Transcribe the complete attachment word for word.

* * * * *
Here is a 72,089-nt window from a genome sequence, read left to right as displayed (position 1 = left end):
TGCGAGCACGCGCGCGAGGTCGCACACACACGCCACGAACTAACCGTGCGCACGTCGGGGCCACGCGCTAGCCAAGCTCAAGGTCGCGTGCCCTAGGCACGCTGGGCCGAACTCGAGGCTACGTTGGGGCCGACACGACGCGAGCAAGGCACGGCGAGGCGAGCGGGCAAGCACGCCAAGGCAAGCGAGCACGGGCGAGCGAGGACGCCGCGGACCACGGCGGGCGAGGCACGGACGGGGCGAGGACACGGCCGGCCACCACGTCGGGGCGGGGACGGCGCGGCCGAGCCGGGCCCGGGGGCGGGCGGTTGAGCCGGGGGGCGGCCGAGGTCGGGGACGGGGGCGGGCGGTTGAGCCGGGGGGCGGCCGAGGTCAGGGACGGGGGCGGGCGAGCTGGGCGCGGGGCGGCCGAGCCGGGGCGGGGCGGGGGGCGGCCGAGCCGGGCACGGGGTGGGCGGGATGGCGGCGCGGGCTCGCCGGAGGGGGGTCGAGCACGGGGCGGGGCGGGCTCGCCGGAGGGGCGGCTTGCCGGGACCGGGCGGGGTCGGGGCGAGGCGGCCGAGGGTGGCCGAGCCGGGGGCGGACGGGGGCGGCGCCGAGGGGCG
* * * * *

Here is a 72,089-nt window from a genome sequence, read left to right as displayed (position 1 = left end):
TGCGAGCACGCGCGCGAGGTCGCACACACACGCCACGAACTAACCGTGCGCACGTCGGGGCCACGCGCTAGCCAAGCTCAAGGTCGCGTGCCCTAGGCACGCTGGGCCGAACTCGAGGCTACGTTGGGGCCGACACGACGCGAGCAAGGCACGGCGAGGCGAGCGGGCAAGCACGCCAAGGCAAGCGAGCACGGGCGAGCGAGGACGCCGCGGACCACGGCGGGCGAGGCACGGACGGGGCGAGGACACGGCCGGCCACCACGTCGGGGCGGGGACGGCGCGGCCGAGCCGGGCCCGGGGGCGGGCGGTTGAGCCGGGGGGCGGCCGAGGTCGGGGACGGGGGCGGGCGGTTGAGCCGGGGGGCGGCCGAGGTCAGGGACGGGGGCGGGCGAGCTGGGCGCGGGGCGGCCGAGCCGGGGCGGGGCGGGGGGCGGCCGAGCCGGGCACGGGGTGGGCGGGATGGCGGCGCGGGCTCGCCGGAGGGGGGTCGAGCACGGGGCGGGGCGGGCTCGCCGGAGGGGCGGCTTGCCGGGACCGGGCGGGGTCGGGGCGAGGCGGCCGAGGGTGGCCGAGCCGGGGGCGGACGGGGGCGGCGCCGAGGGGCG